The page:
Peter John Gzowski
Peter John Gzowski (1934 - 2002)
C.C., LL.D., D.LITT.
Eighth Chancellor (1999 - 2002)
Peter Gzowski, Trent's eighth Chancellor, was one of Canada's most respected and distinguished broadcasters and writers. As the popular host of CBC's Morningside radio show from 1982 to 1997, Peter introduced his listeners to people from across the country who were making a difference and by doing so, raised the Canadian consciousness. He also hosted the network's Gzowski in Conversation and was heard on CBC Radio's Some of the Best Minds of Our Time. In 1987 he received an honorary degree from Trent University for his outstanding contributions to public service and broadcasting.
Peter Gzowski was born in Toronto, raised in Galt (Cambridge) and was educated at Ridley College in St. Catharines, and at the University of Toronto where he became editor of The Varsity, while working nights at the Toronto Telegram. He began his career in journalism at the age of 19 at the Timmins Daily Press. He later became city editor of the Moose Jaw Times-Herald, then managing editor of the Chatham Daily News in southwestern Ontario. At the age of 28, he joined the staff of Maclean's, becoming the magazine’s youngest managing editor. Later, he became entertainment editor for the Toronto Star, then editor at the Star Weekly.
The recipient of seven ACTRA awards, Peter Gzowski began his radio career in 1969 and two years later became host of This Country in the Morning, the program that preceded Morningside on the CBC network. He published 16 books including The Morningside Papers, The Sacrament and The Game of Our Lives, and wrote a monthly column called "Gzowski's Canada" in Canadian Living Magazine. In 1993 he won the Stephen Leacock Medal for humour for his book Canadian Living: Selected Columns. A member of the Canadian News Hall of Fame, he was awarded the 1995 Governor General's Performing Arts Award for Lifetime Achievement in Broadcasting, the Canadian Journalism Foundation's Lifetime Achievement Award and a prestigious individual Peabody Award for his Outstanding Contribution to Broadcasting in 1997. In 1999 he was made a Companion of the Order of Canada. Peter Gzowski was the recipient of honorary degrees from twelve Canadian universities and was the founder of the PGIs Golf Tournaments for Literacy, which provides financial support to community-based literacy organizations.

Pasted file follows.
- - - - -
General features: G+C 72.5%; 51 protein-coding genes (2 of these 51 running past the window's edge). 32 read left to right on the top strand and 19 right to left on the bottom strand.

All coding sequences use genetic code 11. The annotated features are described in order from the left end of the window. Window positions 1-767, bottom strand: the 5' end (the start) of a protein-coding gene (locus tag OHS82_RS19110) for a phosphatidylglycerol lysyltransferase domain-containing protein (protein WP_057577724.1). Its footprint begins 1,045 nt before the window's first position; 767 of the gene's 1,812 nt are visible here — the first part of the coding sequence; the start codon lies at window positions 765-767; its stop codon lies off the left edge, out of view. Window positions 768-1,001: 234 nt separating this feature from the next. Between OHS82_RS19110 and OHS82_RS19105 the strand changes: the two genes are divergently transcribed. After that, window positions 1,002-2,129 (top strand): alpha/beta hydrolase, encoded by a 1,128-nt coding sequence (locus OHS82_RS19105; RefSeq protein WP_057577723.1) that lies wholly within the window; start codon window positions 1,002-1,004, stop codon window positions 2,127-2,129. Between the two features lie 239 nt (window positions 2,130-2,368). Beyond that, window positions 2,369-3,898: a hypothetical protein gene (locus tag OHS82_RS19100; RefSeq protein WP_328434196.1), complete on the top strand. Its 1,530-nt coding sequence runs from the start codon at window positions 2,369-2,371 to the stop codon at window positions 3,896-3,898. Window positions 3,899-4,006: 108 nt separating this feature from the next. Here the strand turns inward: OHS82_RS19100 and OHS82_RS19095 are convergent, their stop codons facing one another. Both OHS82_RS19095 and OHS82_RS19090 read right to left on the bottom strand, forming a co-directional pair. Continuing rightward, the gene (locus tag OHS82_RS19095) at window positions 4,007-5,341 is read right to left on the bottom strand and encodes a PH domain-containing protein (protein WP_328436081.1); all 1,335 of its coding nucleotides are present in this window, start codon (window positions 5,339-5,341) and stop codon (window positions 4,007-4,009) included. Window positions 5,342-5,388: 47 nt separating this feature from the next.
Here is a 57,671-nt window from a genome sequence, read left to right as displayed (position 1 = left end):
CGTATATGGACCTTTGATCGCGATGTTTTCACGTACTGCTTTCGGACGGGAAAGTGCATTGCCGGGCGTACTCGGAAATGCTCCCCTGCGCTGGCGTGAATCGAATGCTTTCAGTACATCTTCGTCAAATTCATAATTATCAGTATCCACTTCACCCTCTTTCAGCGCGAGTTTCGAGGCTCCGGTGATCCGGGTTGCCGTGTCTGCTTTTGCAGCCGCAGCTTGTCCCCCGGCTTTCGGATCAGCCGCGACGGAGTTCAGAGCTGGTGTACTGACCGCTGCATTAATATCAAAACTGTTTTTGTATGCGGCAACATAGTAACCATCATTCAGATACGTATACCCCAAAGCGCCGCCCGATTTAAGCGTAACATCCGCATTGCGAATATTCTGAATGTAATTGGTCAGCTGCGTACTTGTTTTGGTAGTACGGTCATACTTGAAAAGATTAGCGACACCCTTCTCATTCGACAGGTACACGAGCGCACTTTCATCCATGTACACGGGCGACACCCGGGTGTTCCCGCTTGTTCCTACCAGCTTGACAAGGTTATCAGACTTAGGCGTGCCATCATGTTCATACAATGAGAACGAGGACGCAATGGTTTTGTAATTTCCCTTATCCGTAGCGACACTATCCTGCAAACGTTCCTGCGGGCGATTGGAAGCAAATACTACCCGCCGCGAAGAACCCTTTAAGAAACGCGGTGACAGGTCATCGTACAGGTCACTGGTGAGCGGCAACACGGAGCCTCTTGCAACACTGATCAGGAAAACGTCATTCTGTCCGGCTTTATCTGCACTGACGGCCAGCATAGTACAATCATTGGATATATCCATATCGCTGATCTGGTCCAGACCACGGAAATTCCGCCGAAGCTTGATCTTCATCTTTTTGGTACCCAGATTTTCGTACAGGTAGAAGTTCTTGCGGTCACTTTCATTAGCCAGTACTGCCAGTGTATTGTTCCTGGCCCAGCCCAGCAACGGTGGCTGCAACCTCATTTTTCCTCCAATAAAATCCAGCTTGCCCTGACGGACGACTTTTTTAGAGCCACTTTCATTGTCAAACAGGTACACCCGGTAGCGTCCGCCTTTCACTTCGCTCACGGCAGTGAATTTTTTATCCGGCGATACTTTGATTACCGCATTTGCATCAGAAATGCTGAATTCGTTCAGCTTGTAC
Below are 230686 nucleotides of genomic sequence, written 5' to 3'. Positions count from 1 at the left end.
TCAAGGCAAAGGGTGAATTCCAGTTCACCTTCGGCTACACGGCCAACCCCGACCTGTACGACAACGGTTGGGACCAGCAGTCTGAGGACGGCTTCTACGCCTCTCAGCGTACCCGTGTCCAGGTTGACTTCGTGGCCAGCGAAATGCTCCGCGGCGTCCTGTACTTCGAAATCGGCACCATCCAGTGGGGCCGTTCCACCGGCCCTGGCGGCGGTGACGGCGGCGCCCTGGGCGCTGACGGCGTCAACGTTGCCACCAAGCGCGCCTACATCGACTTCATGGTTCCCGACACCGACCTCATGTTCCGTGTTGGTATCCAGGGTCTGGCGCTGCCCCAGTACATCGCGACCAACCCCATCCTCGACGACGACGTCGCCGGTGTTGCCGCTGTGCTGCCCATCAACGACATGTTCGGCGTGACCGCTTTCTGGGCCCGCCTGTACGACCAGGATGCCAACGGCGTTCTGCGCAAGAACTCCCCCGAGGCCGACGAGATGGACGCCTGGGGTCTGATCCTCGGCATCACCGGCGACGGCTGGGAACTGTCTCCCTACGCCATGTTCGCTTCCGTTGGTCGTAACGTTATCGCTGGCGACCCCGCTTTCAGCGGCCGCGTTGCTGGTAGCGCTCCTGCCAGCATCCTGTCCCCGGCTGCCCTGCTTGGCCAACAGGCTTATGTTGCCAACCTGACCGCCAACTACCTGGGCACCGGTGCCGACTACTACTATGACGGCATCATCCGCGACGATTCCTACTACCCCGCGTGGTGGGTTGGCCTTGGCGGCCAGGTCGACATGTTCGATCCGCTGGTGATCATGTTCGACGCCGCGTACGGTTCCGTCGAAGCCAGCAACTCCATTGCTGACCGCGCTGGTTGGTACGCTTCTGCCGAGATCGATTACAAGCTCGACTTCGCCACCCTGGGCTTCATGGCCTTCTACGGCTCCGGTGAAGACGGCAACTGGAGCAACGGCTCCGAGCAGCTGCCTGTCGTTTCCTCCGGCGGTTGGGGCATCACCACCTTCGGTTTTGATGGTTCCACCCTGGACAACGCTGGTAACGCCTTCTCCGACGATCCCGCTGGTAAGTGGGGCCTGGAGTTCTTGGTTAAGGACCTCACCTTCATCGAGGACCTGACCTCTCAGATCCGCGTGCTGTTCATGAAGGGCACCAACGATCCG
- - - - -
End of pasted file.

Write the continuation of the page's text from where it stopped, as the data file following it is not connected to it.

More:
Trent was fortunate to have Peter serve as Chancellor from 1999 until his death in January 2002. The brilliance of his mind, the warmth of his personality and the sense of humanity that he brought to all his associations at the university made him a much-loved member of the Trent community. Mr. Gzowski was passionate about Canada, both the land and its people, and this fed his interest in Canadian culture, the north, Aboriginal people and the environment. Peter Gzowski College opened to students in September 2004. The building itself bears the name Enwayaang, which in Anishnaabe means "The Way We Speak Together." Given Mr. Gzowski's work as a public broadcaster, it is a fitting tribute. Along with his affinity for Trent's Native Studies program, Mr. Gzowski had the exceptional ability to create vivid imagery with his voice, linking a vast nation through storytelling. In the Anishnaabe language, this notion is embodied in the word Enwayaang.
Canada's First Peoples and their traditions were close to Mr. Gzowski's heart, so it is fitting that the First Peoples House of Learning and the newest college at Trent are intertwined in this building.